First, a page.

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Ben Flavel, co-founder of CheckinLine, says his company's technology represents “a new form of data collection”. Photo: CheckInLine

The internet is changing everything, including the wait in line to buy footy tickets.

That's the idea behind Melbourne company CheckinLine, which gets fans waiting to buy tickets for a concert or sporting event to “check in” each day over a week period.

Those who answer questions about their opinions and tastes get first dibs on the best tickets.

The data gleaned from the process yields a goldmine of customer information for organisations such as the Collingwood Football Club, which has trialled the system, and Sportsbet, which has signed up to use the so-called “gamification” technology.

“We're hoping this research will help us better understand the type of content our fans love and what they hate,” said Sportsbet spokesman Shaun Anderson.

Gamification technology has been used by Commonwealth Bank which has sites geared towards children to teach them about saving. Online teaching site Mathletics motivates school-aged kids to learn maths through animation, goal setting and certificates.

Overseas, US company Badgeville sells gamification technology to businesses that use its levels and rewards systems on their sites to build new audiences and grow revenue. Kiip, a mobile app, inserts real-world discounts and rewards as prizes into online games.

The way of the internet

Ben Flavel, co-founder of CheckinLine, said the technology represents “a new form of data collection” that uses subjective questions rather than requests for personal details. “To collect data this way online is more in tune with the way of the internet,” he said.

The technology essentially creates a captive audience over a seven-day period. “It's very much designed for brands to tune into what their passionate consumers are saying about them,” he said. The company has produced a Facebook app and has received interest from groups as far away as the San Francisco Giants baseball team in the US and Tickets.com, also the US.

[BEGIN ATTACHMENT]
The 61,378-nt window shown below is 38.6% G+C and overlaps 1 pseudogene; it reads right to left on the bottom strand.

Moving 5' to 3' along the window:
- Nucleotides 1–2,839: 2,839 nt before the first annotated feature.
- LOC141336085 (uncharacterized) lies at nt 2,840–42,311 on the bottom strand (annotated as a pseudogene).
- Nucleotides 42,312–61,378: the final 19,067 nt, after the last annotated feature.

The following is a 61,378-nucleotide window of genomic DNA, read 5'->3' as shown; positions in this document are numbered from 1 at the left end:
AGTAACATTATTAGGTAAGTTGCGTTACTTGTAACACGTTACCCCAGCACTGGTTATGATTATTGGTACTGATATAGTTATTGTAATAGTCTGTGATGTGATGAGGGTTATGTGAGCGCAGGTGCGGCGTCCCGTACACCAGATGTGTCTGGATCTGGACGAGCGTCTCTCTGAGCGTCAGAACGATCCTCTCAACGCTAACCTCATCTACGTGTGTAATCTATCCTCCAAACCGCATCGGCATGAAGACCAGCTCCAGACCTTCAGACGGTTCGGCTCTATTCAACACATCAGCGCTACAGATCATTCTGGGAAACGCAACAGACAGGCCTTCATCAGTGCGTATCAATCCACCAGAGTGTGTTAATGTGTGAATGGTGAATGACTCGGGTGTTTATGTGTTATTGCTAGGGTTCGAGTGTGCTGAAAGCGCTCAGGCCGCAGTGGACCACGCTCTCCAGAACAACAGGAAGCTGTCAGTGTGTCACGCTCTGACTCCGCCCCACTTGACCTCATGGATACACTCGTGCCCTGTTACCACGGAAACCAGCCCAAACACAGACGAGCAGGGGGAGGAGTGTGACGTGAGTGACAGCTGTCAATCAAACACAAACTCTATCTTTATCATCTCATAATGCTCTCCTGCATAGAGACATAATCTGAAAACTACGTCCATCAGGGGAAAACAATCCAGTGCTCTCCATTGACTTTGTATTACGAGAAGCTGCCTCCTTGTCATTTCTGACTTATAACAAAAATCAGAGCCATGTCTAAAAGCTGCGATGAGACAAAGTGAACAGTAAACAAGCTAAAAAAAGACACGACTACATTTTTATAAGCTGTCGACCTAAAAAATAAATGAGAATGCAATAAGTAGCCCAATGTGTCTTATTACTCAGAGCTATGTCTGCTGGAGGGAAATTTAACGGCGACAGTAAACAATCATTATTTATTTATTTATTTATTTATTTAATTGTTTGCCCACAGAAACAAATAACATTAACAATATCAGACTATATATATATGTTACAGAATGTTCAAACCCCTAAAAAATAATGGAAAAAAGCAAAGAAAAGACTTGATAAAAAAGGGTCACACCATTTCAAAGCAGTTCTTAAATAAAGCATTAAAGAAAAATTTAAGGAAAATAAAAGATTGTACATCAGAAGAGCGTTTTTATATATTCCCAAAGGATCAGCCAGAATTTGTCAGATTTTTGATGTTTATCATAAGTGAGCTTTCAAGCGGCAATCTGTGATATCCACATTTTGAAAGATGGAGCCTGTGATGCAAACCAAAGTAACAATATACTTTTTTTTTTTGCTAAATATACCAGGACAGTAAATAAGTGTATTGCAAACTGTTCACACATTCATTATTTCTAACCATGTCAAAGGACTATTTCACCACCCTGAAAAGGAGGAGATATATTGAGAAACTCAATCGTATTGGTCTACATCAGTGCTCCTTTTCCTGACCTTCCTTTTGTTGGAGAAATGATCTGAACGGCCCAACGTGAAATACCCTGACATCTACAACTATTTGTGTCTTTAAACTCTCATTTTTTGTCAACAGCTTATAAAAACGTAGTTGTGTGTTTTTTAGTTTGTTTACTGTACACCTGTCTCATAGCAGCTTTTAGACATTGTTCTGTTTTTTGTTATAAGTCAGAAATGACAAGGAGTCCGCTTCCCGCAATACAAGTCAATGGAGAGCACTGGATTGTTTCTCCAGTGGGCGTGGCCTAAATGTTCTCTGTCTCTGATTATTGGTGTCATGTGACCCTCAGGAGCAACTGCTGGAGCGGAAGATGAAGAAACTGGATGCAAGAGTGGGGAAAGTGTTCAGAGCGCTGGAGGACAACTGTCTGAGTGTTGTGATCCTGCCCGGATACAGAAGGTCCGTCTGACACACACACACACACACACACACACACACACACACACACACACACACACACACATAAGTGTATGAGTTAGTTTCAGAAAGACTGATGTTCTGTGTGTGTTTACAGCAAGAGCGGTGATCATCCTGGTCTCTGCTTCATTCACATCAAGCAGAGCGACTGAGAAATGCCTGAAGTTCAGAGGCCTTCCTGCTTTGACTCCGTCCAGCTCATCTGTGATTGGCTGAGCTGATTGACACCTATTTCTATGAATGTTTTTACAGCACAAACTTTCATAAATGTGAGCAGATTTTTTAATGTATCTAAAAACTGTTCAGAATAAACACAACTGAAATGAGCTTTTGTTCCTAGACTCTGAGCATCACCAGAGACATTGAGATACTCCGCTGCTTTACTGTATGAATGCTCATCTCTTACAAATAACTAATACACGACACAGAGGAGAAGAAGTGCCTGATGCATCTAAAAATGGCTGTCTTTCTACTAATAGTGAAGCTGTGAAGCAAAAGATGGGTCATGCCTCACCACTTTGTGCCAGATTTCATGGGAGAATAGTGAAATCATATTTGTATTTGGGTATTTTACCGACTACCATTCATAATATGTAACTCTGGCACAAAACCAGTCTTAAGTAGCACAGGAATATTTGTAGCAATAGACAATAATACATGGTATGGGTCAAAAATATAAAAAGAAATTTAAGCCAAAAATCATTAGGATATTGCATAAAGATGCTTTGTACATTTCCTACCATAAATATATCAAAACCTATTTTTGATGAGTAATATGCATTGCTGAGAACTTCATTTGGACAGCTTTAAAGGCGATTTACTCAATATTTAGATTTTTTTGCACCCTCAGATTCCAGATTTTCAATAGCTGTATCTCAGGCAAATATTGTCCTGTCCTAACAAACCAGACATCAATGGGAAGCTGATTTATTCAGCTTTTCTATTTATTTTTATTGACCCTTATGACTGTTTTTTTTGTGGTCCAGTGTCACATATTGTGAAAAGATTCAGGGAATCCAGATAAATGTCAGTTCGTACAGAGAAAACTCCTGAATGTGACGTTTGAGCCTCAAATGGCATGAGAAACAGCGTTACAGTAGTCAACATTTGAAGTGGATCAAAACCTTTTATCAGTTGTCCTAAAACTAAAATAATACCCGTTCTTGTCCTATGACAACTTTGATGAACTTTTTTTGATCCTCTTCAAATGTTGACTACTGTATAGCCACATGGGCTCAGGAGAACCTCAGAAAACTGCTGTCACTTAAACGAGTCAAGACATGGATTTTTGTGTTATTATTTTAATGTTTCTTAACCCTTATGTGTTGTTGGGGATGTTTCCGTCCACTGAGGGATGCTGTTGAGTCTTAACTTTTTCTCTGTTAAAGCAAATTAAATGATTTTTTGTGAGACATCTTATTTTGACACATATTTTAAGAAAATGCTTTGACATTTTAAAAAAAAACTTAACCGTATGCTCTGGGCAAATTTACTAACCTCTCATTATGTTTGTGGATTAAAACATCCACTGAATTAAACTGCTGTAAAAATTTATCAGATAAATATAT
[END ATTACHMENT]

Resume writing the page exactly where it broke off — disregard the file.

In a test run for Etihad Stadium in Melbourne, 50 people waiting for tickets were given this scenario by CheckinLine: "Etihad Stadium has just sent you the most awesome Medallion Club season ticket offer the planet has ever seen. Who are you most likely to discuss this with before deciding whether to take up the deal?"

In response, most people said they would ask if their friends could buy the tickets. Some said they would talk to their boss about the chance of using tickets to entertain clients. Others said they would talk with fellow board members to see if further ticket purchases could be covered by a company budget.

From those responses, a composite picture of consumers' backgrounds and interests can be built and used by the venue to better target their core audience.

The fallacy of sunken cost

CheckinLine operates in part on the principle that the longer people wait in line, the longer they are prepared to wait, in what is known as the "fallacy of sunken cost”, said Rob Chandler, head of marketing sciences at Sydney advertising and marketing agency BMF.

"Ultimately, by waiting we feel more committed to something, so behaviourally we're more likely to follow through with it,” he said.

Mr Chandler, who has overseen gamification strategies for CBA, said self-selection of those waiting in the queue reaffirms a waiting person's status in the world. For example, fans of electronic music group Metronomy would derive satisfaction from being grouped with other fans of the British band.

The right incentive

Gamifying behaviour has been used by companies elsewhere. In 2010, trendy Japanese retailer Uniqlo allowed customers to preregister for a sale by posting on Twitter or Facebook. Customers tweeting about the event were eligible to win discounts.

The company organised 2.1 million Japanese, Chinese and Taiwanese customers in a virtual line ahead of a sale which set a one-day record for the company.

Gamification isn't bound to the internet. In 2010, Volkswagen together with the Swedish National Society for Road Safety created a "Speed Camera Lottery" in which motorists whose cars were photographed going under the speed limit were entered into a lottery to win money.

Over three days, the program got drivers to lower their speed by an average of 22 per cent to 25kmh in one urban stretch of Stockholm.

In the case of online ticketing, gamifying the process may win new fans frustrated with website crashes when events go on sale, said Steven Noble, publisher of Wollongong tech start-up review Hack the Gong.

Last year ticketing website Moshtix crashed after it was overwhelmed by demand for tickets to the Splendour in the Grass festival. In April Ticketek's website crashed amid a flood of orders for tickets to a Prince concert.

“Because the (online ticketing process) is broken there is a natural incentive for customers to give away something in exchange for the opportunity to go into an earlier lottery to buy tickets,” he said.